Wednesday, February 11, 2009

Time to select the next book!

Litlove asked me to prepare the next round of possibilites for the Slaves and I present them to you here. I don't believe there's any overriding theme to my selections other than that I'd like to read all of them this year and would love to have some company to discuss them with when I do.

Andrew Crumey's Sputnik Caledonia


One reviewer called this "a kind of post modern, sci-fi Bildungsroman or novel of education." Another compared it to Margaret Atwood's A Handmaid's Tale. Sputnik Caledonia's the story of an imaginative kid who wants to become Scotland's first cosmonaut who later finds himself living in a dystopian world with black holes. Crumey won the £60,000 Northern Rock Foundation Writer’s Award for Sputnik Caledonia. It's yet to be published in the U.S., but it's readily available in paperback via The Book Depository. I have to say it just looks like fun--of the head exploding variety--especially if Stefanie will help us with the physics.

Janet Hobhouse's The Furies


According to the publisher, "The four generations of women described in Janet Hobhouse's autobiographical novel rival the 'Furies' of Greek mythology in their capacity to love and hate with vengeance. At the heart of the story is a mother/daughter conflict that at times revolves around an innocent love affair between romantic co-conspirators and at others is a bitter and deforming contest of wills." Hobhouse died of ovarian cancer while still editing The Furies. Its been on my tbr list for years.

Doris Lessing's The Sweetest Dream

Doris Lessing substituted The Sweetest Dream for the third volume of her autobiography, although she claims no parallels to actual people in the novel. London in the 1960s, the nuclear disarmament controversy, contemporary Africa, and, according to reviewer Laura Miller, a merciless detailing of "the hypocrisies and selfishness of the party members and barricade manners" Lessing "knew during her days among Britain's radicals."


Stefan Zweig's The Post-Office Girl

And another NYRB classics reprint, of which the editor says: The Post-Office Girl is fastpaced and hardboiled—as if Zweig, normally the most mannerly of writers, had fortified himself with some stiff shots of Dashiell Hammett. It's the story of Christine, a nice girl from a poor provincial family who gets a taste of the good life only to have it snatched away; and of Ferdinand, an unemployed World War I veteran and ex-POW with whom she then links up. It's a story, you could say, of two essentially respectable middle-class souls who wake up to find themselves miscast as outcasts, but what it's really about, beyond economic and psychological collapse, is social death. Set during the period of devastating hyper-inflation that followed Austria's defeat in 1918, Zweig's novel depicts a country grotesquely divided between the rich and poor, so much so that it has effectively reverted to a state of nature."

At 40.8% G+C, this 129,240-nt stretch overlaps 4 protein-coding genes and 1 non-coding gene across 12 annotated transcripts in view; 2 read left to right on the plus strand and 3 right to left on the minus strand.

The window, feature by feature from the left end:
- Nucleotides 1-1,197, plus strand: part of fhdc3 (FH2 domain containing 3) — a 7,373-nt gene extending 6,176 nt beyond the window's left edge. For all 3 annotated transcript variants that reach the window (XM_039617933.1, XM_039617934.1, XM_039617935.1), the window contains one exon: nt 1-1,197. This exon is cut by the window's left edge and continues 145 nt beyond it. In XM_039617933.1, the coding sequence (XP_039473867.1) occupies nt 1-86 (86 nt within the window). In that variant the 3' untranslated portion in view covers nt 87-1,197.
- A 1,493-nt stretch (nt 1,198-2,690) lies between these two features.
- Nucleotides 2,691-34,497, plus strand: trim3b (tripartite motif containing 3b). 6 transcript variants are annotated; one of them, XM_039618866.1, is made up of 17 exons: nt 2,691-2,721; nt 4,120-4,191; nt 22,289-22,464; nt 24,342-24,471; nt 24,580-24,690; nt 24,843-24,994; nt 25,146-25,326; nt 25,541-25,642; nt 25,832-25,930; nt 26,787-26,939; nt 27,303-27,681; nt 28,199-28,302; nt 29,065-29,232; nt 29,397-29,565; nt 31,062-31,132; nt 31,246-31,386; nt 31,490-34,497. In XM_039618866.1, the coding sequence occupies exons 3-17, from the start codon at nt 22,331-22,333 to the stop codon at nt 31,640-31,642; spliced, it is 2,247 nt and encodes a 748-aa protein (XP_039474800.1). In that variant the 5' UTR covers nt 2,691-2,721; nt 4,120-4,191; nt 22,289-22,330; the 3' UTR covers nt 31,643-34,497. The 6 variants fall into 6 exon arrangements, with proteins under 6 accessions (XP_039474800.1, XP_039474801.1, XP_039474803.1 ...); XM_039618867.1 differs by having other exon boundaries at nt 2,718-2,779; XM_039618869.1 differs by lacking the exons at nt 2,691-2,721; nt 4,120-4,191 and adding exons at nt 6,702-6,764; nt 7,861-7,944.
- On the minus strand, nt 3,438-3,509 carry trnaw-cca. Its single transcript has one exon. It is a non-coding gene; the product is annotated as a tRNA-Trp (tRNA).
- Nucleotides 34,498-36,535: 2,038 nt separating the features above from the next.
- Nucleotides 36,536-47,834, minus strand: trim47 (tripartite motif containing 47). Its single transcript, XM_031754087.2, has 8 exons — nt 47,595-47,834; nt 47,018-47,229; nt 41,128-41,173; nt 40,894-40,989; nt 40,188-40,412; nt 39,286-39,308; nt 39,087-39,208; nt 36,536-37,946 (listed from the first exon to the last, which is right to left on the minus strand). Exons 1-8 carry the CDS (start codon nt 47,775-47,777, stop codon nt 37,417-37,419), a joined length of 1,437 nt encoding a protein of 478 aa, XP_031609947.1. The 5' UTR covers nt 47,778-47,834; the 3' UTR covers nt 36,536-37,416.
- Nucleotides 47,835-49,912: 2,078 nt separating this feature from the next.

Richard Marsh's The Beetle


This is the wild card of the bunch. I'd never heard of Richard Marsh's The Beetle before yesterday. A late-Victorian horror novel, it outsold Dracula in its day and it might be interesting to discuss why the Bram Stoker's become a classic and this one's faded into (no doubt deserving) obscurity. According to Amazon, "From out of the dark and mystic Egypt come The Beetle, a creature of horror, 'born of neither God nor man', which can change its form at will. It is bent on revenge for a crime committed against the devotees of an ancient religion. At large in London, it pursues its victims without mercy and no one, it seems, is safe from its gruesome clutches."

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Which should be our next selection? Vote for your choice in comments; I'll give everyone a week to make a decision and will announce the results on Wednesday, February 18.

11 comments:

Amanda said...

I haven't participated in Slaves for so long, and I've missed it! I'm ready to get back in the swing of things. I'd like to read The Furies -- but all of them look like excellent choices!

Danielle said...

I'll drop my vote in the Stefan Zweig box. I'm reading another of his novels now and think it's excellent and plan (one way or another) to read The Post Office Girl as well. Of course I'd be happy to read any of the others as well....

Dorothy W. said...

Thank you Susan! The choices look great. I'll vote for the Zweig.

Ted said...

I too vote for the Zweig, as it's on my teetering pile for this year.

Sarah said...

Thta's a very eclectic group! I'll have to vote for The Post Office Girl as well, as it's in my TBR pile. My second pref. would be The Furies.

litlove said...

There's three I'd love to read. In order of preference: Lessing, Hobhouse and Zweig. I even possess two of them on my shelves! Great choices.

Stefanie said...

Can we read them all please? What a great selection Susan!

Sputnik Caledonia is right up my alley, though I don't know how helpful my limited knowledge of physics would be, but I like head exploding books :)

Second choice is The Beetle which sounds deliciously over the top gothic.

Third choice is the Zweig. I've been wanting to give him a try.

Iliana said...

Thank you for the list Susan. These all sound so good and different!

My two top choices are:
1. The Post Office Girl
2. The Beetle

SFP said...

A review of the Zweig was published in the Telegraph this week--

http://www.telegraph.co.uk/culture/books/bookreviews/4539665/The-Post-Office-Girl-by-Stefan-Zweig---review.html

Juliette said...

I am for the Zweig too! I just read a review and I am intrigued.

PaulJ said...

It looks like Zweig to me although they all look good.